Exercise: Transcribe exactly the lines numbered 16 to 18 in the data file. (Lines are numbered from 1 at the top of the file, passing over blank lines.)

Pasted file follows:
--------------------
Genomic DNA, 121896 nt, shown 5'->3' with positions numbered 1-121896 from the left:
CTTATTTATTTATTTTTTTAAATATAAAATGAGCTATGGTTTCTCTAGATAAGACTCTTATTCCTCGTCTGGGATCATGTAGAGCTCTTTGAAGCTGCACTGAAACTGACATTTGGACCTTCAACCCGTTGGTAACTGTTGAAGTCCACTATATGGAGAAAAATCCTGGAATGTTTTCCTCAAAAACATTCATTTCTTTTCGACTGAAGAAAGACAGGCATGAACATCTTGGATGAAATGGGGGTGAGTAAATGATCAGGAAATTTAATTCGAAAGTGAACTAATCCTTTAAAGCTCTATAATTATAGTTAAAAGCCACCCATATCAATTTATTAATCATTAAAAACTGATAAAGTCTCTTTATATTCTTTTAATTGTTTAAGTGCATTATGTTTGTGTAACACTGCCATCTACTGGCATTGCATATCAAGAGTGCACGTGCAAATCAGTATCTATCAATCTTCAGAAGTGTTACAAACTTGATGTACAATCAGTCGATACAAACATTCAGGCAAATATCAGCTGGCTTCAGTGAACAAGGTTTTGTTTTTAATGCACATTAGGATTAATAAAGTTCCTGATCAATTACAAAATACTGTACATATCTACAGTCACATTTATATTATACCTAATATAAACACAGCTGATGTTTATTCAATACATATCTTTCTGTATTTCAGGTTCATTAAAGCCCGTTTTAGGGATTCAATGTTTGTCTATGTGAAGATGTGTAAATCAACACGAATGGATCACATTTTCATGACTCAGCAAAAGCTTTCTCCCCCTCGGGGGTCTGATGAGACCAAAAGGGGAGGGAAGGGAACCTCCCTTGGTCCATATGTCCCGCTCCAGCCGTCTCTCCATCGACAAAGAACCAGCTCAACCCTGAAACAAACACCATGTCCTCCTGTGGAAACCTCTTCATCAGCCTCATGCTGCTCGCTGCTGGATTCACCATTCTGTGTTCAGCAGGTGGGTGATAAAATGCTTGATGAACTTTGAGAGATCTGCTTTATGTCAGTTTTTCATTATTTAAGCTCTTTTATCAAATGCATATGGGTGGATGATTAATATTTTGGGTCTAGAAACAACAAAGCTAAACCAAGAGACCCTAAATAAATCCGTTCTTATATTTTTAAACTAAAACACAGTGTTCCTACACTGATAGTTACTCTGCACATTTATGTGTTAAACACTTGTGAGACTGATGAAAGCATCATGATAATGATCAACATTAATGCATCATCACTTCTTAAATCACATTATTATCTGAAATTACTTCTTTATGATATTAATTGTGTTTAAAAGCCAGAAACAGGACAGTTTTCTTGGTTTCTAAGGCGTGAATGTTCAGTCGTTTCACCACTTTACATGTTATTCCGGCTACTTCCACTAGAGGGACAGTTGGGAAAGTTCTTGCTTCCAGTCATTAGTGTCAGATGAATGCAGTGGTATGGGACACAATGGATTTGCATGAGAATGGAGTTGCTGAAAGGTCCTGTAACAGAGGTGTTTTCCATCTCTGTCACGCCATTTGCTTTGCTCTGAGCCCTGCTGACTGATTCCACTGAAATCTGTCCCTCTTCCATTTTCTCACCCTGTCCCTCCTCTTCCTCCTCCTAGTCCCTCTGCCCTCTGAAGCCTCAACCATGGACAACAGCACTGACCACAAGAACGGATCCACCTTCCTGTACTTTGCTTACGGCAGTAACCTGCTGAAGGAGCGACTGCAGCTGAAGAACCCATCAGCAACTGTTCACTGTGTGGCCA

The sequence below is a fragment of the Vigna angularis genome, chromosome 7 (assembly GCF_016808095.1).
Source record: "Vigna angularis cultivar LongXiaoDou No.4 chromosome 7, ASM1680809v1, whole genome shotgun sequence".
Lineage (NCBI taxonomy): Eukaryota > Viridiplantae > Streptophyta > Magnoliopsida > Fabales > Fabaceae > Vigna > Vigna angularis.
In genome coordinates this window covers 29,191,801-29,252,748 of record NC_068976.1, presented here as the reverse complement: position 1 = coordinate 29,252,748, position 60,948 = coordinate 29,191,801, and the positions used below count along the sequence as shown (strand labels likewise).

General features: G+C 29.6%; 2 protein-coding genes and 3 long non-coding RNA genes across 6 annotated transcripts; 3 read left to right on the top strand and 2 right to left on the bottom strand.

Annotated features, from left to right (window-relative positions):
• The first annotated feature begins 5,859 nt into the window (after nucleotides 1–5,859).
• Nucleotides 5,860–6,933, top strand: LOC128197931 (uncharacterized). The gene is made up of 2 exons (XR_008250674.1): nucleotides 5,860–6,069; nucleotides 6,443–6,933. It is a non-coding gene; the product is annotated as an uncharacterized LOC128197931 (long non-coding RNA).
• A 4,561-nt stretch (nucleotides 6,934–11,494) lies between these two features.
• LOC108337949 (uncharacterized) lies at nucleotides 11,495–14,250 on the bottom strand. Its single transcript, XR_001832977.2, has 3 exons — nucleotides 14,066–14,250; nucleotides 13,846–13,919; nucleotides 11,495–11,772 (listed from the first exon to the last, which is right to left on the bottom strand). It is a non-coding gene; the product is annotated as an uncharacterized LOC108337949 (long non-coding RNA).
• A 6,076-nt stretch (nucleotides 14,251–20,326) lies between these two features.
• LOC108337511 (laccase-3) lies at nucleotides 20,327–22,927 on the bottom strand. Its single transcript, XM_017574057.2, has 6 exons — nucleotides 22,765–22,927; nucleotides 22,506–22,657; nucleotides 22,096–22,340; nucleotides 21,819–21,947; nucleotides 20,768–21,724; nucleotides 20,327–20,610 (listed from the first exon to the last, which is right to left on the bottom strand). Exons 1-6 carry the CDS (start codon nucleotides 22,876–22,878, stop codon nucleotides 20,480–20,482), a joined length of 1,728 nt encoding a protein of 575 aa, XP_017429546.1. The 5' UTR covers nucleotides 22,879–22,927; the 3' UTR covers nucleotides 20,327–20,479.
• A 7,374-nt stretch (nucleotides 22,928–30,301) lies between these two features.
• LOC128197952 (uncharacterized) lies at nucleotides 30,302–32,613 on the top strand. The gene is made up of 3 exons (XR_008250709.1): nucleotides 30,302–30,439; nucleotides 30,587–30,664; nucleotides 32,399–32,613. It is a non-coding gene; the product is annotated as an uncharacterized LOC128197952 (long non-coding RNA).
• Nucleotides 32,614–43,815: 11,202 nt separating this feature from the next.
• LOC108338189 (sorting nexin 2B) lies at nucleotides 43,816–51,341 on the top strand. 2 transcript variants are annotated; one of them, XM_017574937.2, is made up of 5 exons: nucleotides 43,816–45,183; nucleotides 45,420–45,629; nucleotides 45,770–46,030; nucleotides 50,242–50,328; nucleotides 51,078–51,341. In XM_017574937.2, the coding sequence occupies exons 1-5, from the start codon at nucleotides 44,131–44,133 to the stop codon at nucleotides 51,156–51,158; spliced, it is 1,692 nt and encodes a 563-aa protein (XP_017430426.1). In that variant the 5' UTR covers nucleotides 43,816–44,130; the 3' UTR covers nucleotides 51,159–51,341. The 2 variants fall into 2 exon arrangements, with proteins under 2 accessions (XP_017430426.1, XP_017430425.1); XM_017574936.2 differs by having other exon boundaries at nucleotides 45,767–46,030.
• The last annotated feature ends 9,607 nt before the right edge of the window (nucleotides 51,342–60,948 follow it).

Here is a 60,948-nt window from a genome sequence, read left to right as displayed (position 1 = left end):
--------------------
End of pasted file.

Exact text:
• LOC128197952 (uncharacterized) lies at nucleotides 30,302–32,613 on the top strand. The gene is made up of 3 exons (XR_008250709.1): nucleotides 30,302–30,439; nucleotides 30,587–30,664; nucleotides 32,399–32,613. It is a non-coding gene; the product is annotated as an uncharacterized LOC128197952 (long non-coding RNA).
• Nucleotides 32,614–43,815: 11,202 nt separating this feature from the next.
• LOC108338189 (sorting nexin 2B) lies at nucleotides 43,816–51,341 on the top strand. 2 transcript variants are annotated; one of them, XM_017574937.2, is made up of 5 exons: nucleotides 43,816–45,183; nucleotides 45,420–45,629; nucleotides 45,770–46,030; nucleotides 50,242–50,328; nucleotides 51,078–51,341. In XM_017574937.2, the coding sequence occupies exons 1-5, from the start codon at nucleotides 44,131–44,133 to the stop codon at nucleotides 51,156–51,158; spliced, it is 1,692 nt and encodes a 563-aa protein (XP_017430426.1). In that variant the 5' UTR covers nucleotides 43,816–44,130; the 3' UTR covers nucleotides 51,159–51,341. The 2 variants fall into 2 exon arrangements, with proteins under 2 accessions (XP_017430426.1, XP_017430425.1); XM_017574936.2 differs by having other exon boundaries at nucleotides 45,767–46,030.